Beyond Conventional Salt Farming
Salt – a run-of-the-mill ingredient!! The production of this mundane ingredient of every kitchen has a long history of over 5000 years. The country even witnessed a massive movement popularly known as “Salt March” to disobey the Britishers’ lucrative control on salt farming and selling.
Ever Since the conventional process of salt production is being followed by thousands of tribal (Agariya Community) on the western coast of Gujarat’s “Rann of Kutch”. This traditional salt pan farming contributes to about 70% of the country’s salt, so the plight of salt farmers must not be ignored. The Agariyas work on flat salt lands for about six to eight months, starting in mid-October. During the monsoon, the white desert remains submerged in water. Post monsoon, as the tribal return to the marshland for their livelihood, the first stepping stone is the site selection followed by digging wells, installation of pumps, and preparation of salt pans. Though the challenges faced by the workers are countless due to the harsh climate and the least available resources. The few most prominent ones are high cost involved in pumping of brine, fixed low prices for their produce, exposure to saturated brine causing leg stiffening, etc. Some of these issues are being addressed through the participation of NGOs and social workers like the provision of solar panels to reduce the diesel cost and providing gumboots to the workers.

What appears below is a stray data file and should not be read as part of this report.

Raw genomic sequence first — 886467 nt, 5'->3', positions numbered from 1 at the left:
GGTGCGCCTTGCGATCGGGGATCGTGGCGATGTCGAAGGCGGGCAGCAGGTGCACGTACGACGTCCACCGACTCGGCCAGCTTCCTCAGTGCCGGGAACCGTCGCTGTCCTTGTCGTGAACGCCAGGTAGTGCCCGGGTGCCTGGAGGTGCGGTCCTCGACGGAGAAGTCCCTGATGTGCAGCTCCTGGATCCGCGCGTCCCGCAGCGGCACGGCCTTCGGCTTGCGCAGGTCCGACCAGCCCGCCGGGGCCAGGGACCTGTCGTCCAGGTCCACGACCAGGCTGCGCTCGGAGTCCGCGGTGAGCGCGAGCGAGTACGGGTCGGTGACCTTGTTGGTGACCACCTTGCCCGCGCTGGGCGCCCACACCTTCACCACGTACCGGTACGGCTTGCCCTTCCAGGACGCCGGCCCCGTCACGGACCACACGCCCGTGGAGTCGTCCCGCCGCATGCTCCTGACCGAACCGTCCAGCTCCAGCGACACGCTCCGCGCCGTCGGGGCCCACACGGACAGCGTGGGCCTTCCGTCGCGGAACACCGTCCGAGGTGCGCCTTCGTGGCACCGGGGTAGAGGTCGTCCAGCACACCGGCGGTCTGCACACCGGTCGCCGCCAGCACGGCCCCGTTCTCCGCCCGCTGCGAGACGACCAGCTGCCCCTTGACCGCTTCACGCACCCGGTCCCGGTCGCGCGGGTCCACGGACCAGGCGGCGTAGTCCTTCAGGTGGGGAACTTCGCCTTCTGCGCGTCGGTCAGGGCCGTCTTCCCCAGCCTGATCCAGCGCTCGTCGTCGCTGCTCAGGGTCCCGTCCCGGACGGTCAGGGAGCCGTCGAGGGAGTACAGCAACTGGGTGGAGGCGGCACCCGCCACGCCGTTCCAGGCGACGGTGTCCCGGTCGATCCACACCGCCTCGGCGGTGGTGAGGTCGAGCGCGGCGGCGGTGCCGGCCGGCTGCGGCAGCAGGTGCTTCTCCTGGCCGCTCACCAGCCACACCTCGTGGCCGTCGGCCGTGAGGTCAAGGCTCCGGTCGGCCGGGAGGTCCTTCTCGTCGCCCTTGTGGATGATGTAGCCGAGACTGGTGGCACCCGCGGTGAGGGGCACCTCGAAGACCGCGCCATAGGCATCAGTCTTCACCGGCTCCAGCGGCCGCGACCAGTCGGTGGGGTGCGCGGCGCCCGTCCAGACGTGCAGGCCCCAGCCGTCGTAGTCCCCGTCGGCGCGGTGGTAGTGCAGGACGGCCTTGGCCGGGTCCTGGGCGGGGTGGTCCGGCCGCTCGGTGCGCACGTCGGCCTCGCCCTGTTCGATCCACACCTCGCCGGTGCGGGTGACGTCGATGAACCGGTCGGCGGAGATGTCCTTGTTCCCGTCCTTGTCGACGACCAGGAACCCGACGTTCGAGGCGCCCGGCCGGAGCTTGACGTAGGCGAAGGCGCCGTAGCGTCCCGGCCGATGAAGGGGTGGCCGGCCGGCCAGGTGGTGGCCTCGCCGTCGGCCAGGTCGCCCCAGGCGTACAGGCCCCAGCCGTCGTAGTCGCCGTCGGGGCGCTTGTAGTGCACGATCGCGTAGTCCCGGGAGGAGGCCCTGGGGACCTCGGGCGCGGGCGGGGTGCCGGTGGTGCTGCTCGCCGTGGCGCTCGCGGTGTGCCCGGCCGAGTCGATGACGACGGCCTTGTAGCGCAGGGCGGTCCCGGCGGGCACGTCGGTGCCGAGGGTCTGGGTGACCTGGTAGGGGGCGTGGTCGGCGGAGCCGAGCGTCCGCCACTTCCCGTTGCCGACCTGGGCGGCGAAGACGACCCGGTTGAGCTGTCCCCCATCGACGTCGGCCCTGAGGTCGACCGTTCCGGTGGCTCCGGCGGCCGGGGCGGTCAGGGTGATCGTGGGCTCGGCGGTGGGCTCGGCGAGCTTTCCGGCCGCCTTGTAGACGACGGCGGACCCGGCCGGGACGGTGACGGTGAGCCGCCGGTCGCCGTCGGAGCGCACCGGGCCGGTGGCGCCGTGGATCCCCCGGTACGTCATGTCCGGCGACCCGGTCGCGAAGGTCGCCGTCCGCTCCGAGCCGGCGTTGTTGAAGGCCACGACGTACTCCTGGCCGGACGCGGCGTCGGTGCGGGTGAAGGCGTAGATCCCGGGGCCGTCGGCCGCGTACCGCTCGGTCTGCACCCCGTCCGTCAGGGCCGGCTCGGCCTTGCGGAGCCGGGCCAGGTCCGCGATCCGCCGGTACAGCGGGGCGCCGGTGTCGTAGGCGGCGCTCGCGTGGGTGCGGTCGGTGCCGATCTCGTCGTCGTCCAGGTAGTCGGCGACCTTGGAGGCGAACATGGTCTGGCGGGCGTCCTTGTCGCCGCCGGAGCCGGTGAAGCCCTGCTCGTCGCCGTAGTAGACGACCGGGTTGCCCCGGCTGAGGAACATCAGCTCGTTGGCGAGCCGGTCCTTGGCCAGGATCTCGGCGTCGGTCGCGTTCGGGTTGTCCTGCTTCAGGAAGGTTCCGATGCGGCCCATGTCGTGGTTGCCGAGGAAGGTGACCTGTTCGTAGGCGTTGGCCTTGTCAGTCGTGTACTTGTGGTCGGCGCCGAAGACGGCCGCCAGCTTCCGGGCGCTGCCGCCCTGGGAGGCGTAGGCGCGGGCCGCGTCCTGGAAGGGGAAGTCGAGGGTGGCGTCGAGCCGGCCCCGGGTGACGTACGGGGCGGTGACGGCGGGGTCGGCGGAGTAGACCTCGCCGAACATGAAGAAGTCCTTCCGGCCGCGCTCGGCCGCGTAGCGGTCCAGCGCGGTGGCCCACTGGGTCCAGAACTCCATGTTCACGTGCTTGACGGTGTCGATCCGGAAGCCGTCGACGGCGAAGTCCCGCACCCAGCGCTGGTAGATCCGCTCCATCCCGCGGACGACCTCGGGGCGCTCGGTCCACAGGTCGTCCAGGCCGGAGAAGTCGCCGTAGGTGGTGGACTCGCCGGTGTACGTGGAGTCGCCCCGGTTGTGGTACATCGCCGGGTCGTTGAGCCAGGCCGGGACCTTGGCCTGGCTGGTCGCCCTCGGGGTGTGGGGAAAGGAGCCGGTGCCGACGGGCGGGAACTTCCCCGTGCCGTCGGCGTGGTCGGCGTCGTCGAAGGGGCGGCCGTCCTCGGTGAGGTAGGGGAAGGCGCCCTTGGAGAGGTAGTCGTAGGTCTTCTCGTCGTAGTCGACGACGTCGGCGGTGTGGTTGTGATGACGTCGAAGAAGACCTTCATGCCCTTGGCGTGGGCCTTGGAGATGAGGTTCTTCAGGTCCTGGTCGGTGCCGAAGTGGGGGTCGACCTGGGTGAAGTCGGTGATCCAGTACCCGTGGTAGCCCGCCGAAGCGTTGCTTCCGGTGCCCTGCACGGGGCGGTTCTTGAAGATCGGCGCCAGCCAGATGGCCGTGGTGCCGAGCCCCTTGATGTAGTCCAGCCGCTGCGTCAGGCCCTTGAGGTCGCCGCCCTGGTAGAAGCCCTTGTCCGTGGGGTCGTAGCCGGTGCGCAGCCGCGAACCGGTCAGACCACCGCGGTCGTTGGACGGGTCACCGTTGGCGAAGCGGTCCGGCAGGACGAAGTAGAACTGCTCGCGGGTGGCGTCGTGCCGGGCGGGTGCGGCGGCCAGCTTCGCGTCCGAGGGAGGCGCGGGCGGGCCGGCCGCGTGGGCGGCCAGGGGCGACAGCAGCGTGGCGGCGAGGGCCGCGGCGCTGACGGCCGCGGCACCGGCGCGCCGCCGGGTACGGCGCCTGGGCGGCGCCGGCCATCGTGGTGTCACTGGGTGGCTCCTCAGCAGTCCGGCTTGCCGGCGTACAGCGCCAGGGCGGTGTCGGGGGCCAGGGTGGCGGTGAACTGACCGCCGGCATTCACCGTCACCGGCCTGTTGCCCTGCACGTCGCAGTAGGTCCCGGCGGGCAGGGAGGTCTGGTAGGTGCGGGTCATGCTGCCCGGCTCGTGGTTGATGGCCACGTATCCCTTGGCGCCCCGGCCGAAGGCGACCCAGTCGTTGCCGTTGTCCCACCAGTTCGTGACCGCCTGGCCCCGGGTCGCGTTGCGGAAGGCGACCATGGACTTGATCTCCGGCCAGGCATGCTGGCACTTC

Still, the issue of suitable site identification remains unsolved. The search for suitable land is usually based on earlier experience or instincts of the workers as no scientific methods are known to them. Many times, they fail to strike water at the selected site and have to relocate. This is not only time-consuming, but it also incurs a loss to their meager earnings. The innovative methods and use of drone technology can aid underground brine detection before digging.
Drones or Unmanned Aerial Vehicles (UAVs) have made the way for many activities which are either difficult to access by humans or are cost and time-intensive. With the help of this device, the workers can reach the far ends of the desert without much effort. Also, Ground Penetrating Radar (GPR) is extensively used for the detection of water, oil or pipelines, etc. below ground. GPR makes use of radar pulses which detect the substances beyond the earth’s surface through radiated rays. Thus, integrating UAV and GPRA in a miniaturized and low-cost system can be an effective solution to bring efficiency as well as accuracy in brine detection. GPR surveys, if done manually, are tedious especially in the harsh environment and topography, therefore mounting them on drones will provide access to the huge white desert remotely. To make the technology a part of salt pan workers’ life, there is a need for capacity building and financial assistance at the beginning. In the long run, this innovation will open doorways for them to think beyond their conventional practices for the betterment of the generations to come.
Reach out to us discuss the use-case of your Salt Pan to know about how to go beyond the conventional Salt Farming